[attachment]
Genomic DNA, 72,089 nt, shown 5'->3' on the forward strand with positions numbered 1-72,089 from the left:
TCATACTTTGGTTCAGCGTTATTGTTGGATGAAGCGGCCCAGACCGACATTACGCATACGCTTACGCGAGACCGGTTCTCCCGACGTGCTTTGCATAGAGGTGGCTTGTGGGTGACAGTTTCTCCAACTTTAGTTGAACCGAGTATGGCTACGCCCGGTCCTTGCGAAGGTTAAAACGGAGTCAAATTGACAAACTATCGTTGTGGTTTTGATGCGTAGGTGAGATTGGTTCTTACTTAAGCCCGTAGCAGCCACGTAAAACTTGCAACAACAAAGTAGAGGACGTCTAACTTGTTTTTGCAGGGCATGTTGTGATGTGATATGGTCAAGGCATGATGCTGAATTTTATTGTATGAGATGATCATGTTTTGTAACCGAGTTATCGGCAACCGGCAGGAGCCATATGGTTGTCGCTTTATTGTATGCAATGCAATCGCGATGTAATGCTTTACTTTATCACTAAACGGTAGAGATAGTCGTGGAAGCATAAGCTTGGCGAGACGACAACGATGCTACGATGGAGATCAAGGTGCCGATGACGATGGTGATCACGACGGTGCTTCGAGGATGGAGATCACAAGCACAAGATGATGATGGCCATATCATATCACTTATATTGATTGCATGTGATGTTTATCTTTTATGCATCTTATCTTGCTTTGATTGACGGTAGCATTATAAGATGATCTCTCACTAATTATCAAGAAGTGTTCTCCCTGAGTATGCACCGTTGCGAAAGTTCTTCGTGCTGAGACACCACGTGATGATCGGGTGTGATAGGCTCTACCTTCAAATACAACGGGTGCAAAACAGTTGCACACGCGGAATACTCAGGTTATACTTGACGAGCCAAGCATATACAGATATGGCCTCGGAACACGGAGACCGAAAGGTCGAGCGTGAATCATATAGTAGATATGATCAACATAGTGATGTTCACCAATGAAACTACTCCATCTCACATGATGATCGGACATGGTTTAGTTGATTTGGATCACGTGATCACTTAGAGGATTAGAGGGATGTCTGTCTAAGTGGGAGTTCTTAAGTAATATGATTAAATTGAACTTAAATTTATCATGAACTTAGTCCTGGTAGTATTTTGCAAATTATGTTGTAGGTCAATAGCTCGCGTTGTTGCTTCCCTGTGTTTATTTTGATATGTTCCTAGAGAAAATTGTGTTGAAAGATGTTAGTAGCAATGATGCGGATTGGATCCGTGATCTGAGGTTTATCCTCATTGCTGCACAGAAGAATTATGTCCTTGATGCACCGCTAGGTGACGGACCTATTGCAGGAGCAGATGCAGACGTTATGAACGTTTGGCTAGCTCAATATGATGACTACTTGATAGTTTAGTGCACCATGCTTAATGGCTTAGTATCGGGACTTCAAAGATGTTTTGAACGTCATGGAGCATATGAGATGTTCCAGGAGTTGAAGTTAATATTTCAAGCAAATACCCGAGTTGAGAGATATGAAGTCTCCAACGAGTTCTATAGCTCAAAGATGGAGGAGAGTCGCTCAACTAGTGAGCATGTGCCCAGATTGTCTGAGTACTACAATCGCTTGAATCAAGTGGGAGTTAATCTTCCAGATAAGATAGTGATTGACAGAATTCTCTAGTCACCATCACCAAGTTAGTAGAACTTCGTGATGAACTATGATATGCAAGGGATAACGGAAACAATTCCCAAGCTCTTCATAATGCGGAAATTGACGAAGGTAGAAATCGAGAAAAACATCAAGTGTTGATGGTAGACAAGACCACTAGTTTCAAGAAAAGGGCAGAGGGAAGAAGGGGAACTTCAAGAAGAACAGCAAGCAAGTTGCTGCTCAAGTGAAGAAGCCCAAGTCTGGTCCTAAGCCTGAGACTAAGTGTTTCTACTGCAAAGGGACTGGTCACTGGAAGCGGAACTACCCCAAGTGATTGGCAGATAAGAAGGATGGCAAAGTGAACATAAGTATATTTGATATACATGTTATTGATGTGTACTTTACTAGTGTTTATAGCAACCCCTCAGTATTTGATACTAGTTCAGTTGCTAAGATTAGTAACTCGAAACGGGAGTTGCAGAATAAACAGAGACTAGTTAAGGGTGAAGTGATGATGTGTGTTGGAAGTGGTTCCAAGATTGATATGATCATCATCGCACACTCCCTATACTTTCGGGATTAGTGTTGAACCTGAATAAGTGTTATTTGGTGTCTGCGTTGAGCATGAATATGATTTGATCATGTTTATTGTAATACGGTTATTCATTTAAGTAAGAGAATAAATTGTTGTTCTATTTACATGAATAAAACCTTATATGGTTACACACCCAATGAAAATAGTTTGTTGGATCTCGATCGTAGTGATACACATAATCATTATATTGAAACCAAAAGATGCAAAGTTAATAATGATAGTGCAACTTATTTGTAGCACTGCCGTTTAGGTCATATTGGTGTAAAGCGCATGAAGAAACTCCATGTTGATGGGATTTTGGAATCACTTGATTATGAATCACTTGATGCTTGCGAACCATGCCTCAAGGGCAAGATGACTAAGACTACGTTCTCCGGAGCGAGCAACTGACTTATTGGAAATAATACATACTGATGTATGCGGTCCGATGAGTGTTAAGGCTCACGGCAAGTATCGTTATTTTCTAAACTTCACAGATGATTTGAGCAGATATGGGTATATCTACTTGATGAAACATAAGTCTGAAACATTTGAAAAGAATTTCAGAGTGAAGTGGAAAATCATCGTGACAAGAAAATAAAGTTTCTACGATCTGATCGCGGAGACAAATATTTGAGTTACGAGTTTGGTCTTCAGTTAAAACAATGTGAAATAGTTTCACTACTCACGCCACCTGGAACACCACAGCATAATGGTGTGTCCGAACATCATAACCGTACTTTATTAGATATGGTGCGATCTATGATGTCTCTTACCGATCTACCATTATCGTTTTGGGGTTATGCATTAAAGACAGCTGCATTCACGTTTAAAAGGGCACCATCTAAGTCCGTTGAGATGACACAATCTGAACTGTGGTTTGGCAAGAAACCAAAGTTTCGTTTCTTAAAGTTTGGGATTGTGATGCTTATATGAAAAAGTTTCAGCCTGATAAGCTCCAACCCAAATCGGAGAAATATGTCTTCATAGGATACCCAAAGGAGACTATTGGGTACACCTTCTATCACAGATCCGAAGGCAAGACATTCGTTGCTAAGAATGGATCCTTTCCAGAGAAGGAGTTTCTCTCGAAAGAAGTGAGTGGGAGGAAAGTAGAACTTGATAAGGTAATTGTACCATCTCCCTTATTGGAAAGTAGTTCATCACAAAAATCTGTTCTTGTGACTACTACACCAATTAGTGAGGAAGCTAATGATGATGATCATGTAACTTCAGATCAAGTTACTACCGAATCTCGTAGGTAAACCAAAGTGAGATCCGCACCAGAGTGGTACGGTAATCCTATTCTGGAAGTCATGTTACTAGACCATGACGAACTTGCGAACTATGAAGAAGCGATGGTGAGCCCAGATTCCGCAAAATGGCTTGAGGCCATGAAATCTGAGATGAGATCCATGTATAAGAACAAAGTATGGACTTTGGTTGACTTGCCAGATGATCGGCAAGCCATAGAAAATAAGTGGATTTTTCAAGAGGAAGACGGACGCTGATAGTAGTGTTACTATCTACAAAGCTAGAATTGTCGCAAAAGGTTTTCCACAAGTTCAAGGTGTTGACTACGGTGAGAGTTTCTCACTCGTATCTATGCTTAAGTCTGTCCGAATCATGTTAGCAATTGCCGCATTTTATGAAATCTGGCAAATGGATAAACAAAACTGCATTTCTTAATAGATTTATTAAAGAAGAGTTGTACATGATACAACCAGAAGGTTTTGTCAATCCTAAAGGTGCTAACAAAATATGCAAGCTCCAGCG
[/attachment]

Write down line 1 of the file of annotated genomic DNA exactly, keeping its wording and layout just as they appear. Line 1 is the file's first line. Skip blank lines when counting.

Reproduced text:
Genomic DNA, 72,089 nt, shown 5'->3' on the forward strand with positions numbered 1-72,089 from the left: